Czech archaeologists have discovered the remains of a medieval forest near
the village of Koječín in the region of Havlíčkův Brod in eastern
The largely pine tree forest was felled in the mid-13th century to give way to silver mining and the uncovered trunks bear visible marks from saws, axes and burning.
According to Petr Hrubý of the Archaeology Institute of Masaryk University in Brno, which carried out the research, very few such discoveries were made in Central Europe.
Since the discovery of a Byzantine-era church in Israel’s Ashdod-Yam, archaeologists have had a better opportunity to study the Eastern Roman Empire’s sixth century footprint in Palestine. Among them is a Czech archaeologist, who helped find evidence this summer that the building may not be of Georgian origin as originally thought.
Archaeologists have discovered a 7,000-year-old trading station uncovered
in the course of extending the D11 motorway north of Hradec Králové,
Research is now focusing on an area just outside the town of Jaroměř, where pottery and stone tools from around 5,000 BC were earlier discovered, the news agency ČTK reports.
The D11 construction from Hradec Králové to Jaroměř will stretch for 25 kilometres and is 60 metres wide.
Other notable findings made along the route include Bronze Age houses and burial grounds and the remains of 18th century field fortifications.
Czech archaeologists are using plain white sugar to preserve what may be the oldest wooden structure ever discovered in Europe – a water well made of oak trees felled some 7,000 years ago. The well was unearthed earlier this year during the construction of the D35 highway as an isolated find, bearing marks of construction techniques used in the Bronze and Iron ages.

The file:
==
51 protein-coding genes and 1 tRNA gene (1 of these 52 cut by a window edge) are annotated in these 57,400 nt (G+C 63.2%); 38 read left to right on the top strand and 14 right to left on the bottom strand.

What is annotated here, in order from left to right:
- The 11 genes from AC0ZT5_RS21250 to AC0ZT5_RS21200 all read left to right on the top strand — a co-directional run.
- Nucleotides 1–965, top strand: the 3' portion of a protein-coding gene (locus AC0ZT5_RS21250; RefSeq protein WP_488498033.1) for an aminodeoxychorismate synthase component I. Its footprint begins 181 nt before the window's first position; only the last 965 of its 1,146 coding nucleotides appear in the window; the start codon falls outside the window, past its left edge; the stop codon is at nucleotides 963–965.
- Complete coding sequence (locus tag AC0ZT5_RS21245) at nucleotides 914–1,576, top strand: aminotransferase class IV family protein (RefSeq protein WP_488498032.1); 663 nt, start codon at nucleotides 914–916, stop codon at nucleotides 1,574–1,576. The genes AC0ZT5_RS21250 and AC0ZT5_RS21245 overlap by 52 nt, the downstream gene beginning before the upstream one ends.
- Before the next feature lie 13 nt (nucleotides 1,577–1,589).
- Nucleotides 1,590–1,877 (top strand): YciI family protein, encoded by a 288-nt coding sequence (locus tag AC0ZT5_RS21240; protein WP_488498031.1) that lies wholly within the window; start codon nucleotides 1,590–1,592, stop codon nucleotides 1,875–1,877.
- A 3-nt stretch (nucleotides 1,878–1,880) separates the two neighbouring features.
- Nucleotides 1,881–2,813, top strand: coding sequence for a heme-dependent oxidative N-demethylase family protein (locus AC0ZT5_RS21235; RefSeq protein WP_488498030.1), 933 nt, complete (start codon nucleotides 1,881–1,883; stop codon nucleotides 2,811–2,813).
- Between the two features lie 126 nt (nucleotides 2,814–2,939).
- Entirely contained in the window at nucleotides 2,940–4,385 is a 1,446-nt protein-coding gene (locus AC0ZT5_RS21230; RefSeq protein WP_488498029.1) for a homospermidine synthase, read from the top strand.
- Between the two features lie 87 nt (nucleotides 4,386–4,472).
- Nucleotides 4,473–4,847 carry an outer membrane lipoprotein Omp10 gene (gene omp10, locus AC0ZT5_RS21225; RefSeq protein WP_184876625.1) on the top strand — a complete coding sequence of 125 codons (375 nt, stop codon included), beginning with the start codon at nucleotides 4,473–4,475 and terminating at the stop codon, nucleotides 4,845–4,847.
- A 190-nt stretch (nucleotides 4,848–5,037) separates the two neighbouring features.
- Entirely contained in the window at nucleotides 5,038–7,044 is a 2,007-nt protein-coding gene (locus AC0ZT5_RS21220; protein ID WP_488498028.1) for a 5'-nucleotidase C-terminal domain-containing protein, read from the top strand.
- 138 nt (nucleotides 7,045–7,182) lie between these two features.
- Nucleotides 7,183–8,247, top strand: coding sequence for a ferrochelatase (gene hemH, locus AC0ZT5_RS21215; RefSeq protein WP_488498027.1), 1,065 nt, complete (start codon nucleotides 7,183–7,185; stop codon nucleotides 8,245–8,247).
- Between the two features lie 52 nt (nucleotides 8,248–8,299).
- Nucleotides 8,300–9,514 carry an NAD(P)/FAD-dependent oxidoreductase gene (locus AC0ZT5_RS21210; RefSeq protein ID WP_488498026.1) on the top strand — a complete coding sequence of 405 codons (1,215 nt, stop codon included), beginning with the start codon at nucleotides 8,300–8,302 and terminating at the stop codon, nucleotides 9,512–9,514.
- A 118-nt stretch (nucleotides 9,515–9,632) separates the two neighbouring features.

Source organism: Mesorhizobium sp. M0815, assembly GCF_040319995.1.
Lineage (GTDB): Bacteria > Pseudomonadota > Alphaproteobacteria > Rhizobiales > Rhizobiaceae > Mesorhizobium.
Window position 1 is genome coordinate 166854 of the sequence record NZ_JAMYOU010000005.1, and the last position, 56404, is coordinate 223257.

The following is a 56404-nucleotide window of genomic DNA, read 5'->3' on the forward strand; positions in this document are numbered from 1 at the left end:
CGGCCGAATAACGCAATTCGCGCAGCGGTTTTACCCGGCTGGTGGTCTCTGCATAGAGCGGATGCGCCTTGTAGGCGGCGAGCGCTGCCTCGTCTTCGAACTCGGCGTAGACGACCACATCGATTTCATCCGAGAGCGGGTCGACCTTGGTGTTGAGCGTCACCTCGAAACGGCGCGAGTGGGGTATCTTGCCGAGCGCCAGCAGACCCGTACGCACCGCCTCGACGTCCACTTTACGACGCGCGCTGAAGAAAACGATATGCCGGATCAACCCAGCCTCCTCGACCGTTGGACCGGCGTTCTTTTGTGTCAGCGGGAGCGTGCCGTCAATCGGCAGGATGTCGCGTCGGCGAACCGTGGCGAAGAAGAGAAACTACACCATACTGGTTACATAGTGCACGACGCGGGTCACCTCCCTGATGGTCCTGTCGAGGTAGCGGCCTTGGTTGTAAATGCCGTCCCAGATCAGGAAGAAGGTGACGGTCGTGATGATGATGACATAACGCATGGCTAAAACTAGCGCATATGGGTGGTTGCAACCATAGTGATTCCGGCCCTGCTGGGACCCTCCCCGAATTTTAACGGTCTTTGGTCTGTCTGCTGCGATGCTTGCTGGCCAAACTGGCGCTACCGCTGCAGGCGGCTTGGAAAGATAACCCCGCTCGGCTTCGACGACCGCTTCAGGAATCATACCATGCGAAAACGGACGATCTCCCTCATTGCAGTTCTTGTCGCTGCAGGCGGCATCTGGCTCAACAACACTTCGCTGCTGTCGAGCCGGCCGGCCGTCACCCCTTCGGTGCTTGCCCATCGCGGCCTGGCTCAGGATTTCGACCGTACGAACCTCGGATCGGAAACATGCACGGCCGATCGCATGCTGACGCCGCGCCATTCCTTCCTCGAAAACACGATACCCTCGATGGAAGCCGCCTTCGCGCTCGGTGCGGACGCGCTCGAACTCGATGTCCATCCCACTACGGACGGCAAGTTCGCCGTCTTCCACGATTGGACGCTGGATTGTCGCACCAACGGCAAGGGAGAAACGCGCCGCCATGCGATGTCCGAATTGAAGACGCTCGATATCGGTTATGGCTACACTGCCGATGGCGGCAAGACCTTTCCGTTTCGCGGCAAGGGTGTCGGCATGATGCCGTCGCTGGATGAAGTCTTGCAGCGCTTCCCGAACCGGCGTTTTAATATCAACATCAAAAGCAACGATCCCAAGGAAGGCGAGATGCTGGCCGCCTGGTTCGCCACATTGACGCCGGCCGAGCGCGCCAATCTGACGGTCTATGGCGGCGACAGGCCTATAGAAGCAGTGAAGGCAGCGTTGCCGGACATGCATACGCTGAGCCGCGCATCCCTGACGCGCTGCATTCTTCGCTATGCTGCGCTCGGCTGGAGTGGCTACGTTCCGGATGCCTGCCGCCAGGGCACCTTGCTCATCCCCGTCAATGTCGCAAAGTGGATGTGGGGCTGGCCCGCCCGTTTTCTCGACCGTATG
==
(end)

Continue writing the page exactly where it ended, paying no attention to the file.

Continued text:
The interdisciplinary study of archaeology and genetics can bring about many new discoveries, some of which have helped shed new light on periods previously clouded in myth. One of these is a more precise understanding of the ancestors that make up today’s Czech population, which is apparently more pre-historic than Slav.
Preparatory work for the reconstruction of Břeclav Castle has unearthed a rare archaeological find –the remains of a medieval wall from the beginning of the 11th century. Archaeologists believe it was part of a fortified settlement built by Břetislav, Duke of Bohemia, who administered the region and gave the town of Břeclav its name.
Archaeologists from the East Bohemian Museum have announced the discovery
of six ancient graves around the village of Sendražice near Hradec
Kralové. The graves are believed to have been made by a Germanic tribe in
the 6th century during the migration period.
One of the graves, which was not robbed in the subsequent centuries, contained tens of pieces of jewellery, including two brooches. A seax sword was also found in the grave.
Scientific tests on the skeletons are now underway as the archaeologists are hoping to identify the age of the bodies and the tribe they belonged to.
The oldest drawings on present day Czech territory are lines and
geometrical images created on cave walls by hunters in the early Stone Age,
meaning around 4,200 BC, Právo reported on Tuesday, citing new
Researchers have been examining the drawings, which are on the walls of the Kateřina Cave in the Moravian Karst protected nature reserve. The meaning of the drawings is unclear, they say.
Archaeologist Martin Golec of Palacký University in Olomouc said his team only recently ascertained that the drawings were in fact prehistoric and were not made in the modern age.
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